This week Sarah and I retreated to northern Michigan to celebrate our 10th anniversary. It is so cliche to say, “It feels like we have always been together and yet it feels like it hasn’t be 10 years!” but it is totally true. I feel blessed to be married to my best friend, and to learn and experience everything life has to offer with her. We aren’t doing this marriage thing perfectly, but if I may humbly brag, I think we are doing it pretty well.
In celebration of 10 years, here are 10 things we have learned.
1. Learn to Fight Fair.
Everybody wants to have the marriage that knows only cuddles, kisses, and smiles. There’s even a good chance you will have that marriage for the first three days of your honeymoon. But after that you will fight. Sorry to burst your bubble. It is going to happen. It isn’t the end of the world. It is probably even a good thing to do every now and again. It lets the other person know where you are on an issue. It means you are emotionally invested in the relationship. It means you are being real. Fighting isn’t the problem. How we fight is what matters. Too often when we fight, our emotions go up unchecked and our ability to be a caring, rational human being goes down.
This is when we say things we don’t mean or we act in a way that betrays who we want to be.
Don’t try and learn how to not fight. That’s impossible. Just learn to fight fair.
2. Learn Your Dance.
I’m not talking about the waltz or the tango. Although that would be awesome too. I’m talking about the dance you do when you talk about the stuff you always talk about. You know that conversation you have with your spouse about that issue you always talk about? You know how the conversation always goes the same way? You bring it up and then five minutes into the conversation they shut down. Then you get mad because they shut down and raise your voice. That makes them upset so then they bring up something totally unrelated to the original topic. A fight breaks out and nothing gets resolved and now you are just biding your time until the next time you bring up the topic.
That’s your dance.
Sarah and I learned about this from our good friends Jim Herrington and Trisha Taylor and it has been so helpful. Learn how you dance as a couple. Learn your steps in the dance. This is the first steps to learning a new dance and having new conversations.
***For fun: This was the song for our first dance. Our friends Jonathan and Candi sang it at our reception, and then, as a surprise to Sarah, I asked them to record this for our anniversary.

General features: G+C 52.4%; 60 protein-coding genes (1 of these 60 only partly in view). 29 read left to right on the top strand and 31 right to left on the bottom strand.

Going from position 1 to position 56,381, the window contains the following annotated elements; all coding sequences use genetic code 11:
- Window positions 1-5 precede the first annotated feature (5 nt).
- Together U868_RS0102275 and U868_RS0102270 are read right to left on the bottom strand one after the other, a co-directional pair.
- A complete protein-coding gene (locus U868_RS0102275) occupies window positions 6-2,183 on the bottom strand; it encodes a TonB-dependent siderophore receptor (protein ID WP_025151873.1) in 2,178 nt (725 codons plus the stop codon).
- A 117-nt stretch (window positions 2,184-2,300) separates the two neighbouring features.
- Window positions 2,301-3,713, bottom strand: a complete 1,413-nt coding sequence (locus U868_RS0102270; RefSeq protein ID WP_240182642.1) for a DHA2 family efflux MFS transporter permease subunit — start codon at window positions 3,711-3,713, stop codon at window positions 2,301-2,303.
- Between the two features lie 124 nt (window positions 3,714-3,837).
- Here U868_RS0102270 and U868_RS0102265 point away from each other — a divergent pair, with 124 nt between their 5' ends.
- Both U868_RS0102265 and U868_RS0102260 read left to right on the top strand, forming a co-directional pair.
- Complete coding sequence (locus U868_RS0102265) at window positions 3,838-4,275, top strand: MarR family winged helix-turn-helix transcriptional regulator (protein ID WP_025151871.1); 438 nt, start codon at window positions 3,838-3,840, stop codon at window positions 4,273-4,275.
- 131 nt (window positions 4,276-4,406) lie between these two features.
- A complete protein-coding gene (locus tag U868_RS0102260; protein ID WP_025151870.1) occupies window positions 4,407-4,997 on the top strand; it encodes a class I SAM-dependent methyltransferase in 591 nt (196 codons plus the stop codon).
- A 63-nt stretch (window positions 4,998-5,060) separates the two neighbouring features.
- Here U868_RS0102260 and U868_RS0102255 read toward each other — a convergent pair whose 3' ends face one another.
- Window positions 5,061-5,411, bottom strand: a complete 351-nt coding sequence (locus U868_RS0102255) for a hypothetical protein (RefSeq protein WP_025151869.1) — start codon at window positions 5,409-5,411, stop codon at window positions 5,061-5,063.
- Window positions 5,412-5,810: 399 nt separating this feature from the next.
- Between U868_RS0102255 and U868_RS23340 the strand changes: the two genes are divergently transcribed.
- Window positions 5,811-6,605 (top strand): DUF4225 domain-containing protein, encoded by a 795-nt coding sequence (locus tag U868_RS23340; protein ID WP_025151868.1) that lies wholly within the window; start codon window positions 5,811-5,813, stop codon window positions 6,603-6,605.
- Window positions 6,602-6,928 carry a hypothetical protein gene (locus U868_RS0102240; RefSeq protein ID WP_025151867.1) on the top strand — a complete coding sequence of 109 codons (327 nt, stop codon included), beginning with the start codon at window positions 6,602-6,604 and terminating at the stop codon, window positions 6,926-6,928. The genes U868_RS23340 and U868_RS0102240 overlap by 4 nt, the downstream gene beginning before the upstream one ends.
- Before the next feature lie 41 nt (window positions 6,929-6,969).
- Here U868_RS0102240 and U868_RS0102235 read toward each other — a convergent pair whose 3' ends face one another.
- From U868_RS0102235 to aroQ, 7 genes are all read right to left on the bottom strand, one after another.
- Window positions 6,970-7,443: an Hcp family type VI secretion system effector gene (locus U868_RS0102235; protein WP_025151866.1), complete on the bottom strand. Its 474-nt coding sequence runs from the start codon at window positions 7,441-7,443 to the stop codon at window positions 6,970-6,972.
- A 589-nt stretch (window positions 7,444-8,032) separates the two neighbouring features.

3. Wash Your Hands.
Seriously. I never knew how often I was supposed to wash my hands until I got married. I thought washing them after using the bathroom and before meals was enough. Not even close.
I thought hand sanitizer was a good substitute. I was wrong.
Wash your filthy hands.
4. Be Present.
This is something both Sarah and I have had to learn over the last couple of years. With the advent of iPhones and iPads we found ourselves together at the end of the day, but not present to each other. That’s a big difference, and it is one that took us a while to see how it was affecting our relationship. Distance crept in despite the fact that we were physically close to each other with all the time in the world to connect.
We now stay off of social media for 24 hours once during the week. This is much harder on me than on her, but it is worth it. I also don’t think it is something that all couples need to do, but I do believe you need to figure out how to be present to your spouse.
5. Spiritual Leadership Goes Both Ways.
I will probably take a lot of grief for this, but let me explain. Both Sarah and I grew up with the understanding that men need to be the spiritual leaders of the household. But both of us had different expectations about what that meant. At the same time, I was questioning the whole thing because my beliefs around men and women in roles of spiritual leadership were changing.
For a number of years, Sarah and I “danced” (see Lesson #2) around her wanting me to take a more significant lead in our relationship spiritually. This frustrated me because I didn’t know what she really meant, nor was I sure what that looked like? Is it just initiating a bible study and praying together? Or is more than that?
Two years ago we went on a marriage retreat called Missional Marriage. During that retreat we had this conversation at which point Sarah more accurately described what she meant when she said, “I want to feel like we are partners in ministry.” That I get! When she asked me to lead her spiritually what she was really asking was for me to invite her to participate in the ministry I was doing. Funny thing, this is what I wanted too!
One more point on this topic. In the last 10 years, there has been times when I need Sarah to lead me spiritually. It can be exhausting to always be the leader, especially when you are spiritually dry. Telling men they need to be the leader reinforces the idea that men can never be weak, never be lacking, and never in need. It took me a long time to learn to ask for what I need and doing so has been unbelievably life giving.